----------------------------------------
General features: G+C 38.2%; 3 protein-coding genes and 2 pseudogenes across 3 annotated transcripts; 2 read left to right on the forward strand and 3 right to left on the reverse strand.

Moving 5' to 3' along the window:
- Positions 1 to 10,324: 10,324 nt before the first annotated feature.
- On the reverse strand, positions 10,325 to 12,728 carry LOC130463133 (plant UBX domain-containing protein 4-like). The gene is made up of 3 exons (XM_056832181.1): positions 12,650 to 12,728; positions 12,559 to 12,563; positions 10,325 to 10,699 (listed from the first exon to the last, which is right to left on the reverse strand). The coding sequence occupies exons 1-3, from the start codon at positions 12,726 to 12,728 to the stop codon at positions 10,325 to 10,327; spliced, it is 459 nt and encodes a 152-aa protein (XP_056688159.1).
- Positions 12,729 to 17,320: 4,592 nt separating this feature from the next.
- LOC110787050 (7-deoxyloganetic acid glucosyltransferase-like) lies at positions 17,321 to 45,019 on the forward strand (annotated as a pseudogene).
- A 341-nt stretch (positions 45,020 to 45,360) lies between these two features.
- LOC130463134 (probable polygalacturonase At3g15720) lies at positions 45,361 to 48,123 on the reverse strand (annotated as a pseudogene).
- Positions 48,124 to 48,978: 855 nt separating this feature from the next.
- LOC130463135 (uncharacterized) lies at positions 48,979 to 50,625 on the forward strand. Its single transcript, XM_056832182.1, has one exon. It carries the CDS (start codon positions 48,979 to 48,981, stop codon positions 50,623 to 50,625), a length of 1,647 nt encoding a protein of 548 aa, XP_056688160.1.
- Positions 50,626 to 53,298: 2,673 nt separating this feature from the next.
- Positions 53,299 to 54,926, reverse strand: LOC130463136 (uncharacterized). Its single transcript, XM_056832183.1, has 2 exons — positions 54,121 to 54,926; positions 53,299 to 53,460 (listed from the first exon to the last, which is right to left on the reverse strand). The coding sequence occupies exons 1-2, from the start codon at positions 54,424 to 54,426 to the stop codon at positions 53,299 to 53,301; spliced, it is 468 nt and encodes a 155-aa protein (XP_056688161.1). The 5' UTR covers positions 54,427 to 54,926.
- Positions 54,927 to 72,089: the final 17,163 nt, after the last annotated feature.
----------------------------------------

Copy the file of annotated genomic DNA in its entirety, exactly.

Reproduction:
General features: G+C 38.2%; 3 protein-coding genes and 2 pseudogenes across 3 annotated transcripts; 2 read left to right on the forward strand and 3 right to left on the reverse strand.

Moving 5' to 3' along the window:
- Positions 1 to 10,324: 10,324 nt before the first annotated feature.
- On the reverse strand, positions 10,325 to 12,728 carry LOC130463133 (plant UBX domain-containing protein 4-like). The gene is made up of 3 exons (XM_056832181.1): positions 12,650 to 12,728; positions 12,559 to 12,563; positions 10,325 to 10,699 (listed from the first exon to the last, which is right to left on the reverse strand). The coding sequence occupies exons 1-3, from the start codon at positions 12,726 to 12,728 to the stop codon at positions 10,325 to 10,327; spliced, it is 459 nt and encodes a 152-aa protein (XP_056688159.1).
- Positions 12,729 to 17,320: 4,592 nt separating this feature from the next.
- LOC110787050 (7-deoxyloganetic acid glucosyltransferase-like) lies at positions 17,321 to 45,019 on the forward strand (annotated as a pseudogene).
- A 341-nt stretch (positions 45,020 to 45,360) lies between these two features.
- LOC130463134 (probable polygalacturonase At3g15720) lies at positions 45,361 to 48,123 on the reverse strand (annotated as a pseudogene).
- Positions 48,124 to 48,978: 855 nt separating this feature from the next.
- LOC130463135 (uncharacterized) lies at positions 48,979 to 50,625 on the forward strand. Its single transcript, XM_056832182.1, has one exon. It carries the CDS (start codon positions 48,979 to 48,981, stop codon positions 50,623 to 50,625), a length of 1,647 nt encoding a protein of 548 aa, XP_056688160.1.
- Positions 50,626 to 53,298: 2,673 nt separating this feature from the next.
- Positions 53,299 to 54,926, reverse strand: LOC130463136 (uncharacterized). Its single transcript, XM_056832183.1, has 2 exons — positions 54,121 to 54,926; positions 53,299 to 53,460 (listed from the first exon to the last, which is right to left on the reverse strand). The coding sequence occupies exons 1-2, from the start codon at positions 54,424 to 54,426 to the stop codon at positions 53,299 to 53,301; spliced, it is 468 nt and encodes a 155-aa protein (XP_056688161.1). The 5' UTR covers positions 54,427 to 54,926.
- Positions 54,927 to 72,089: the final 17,163 nt, after the last annotated feature.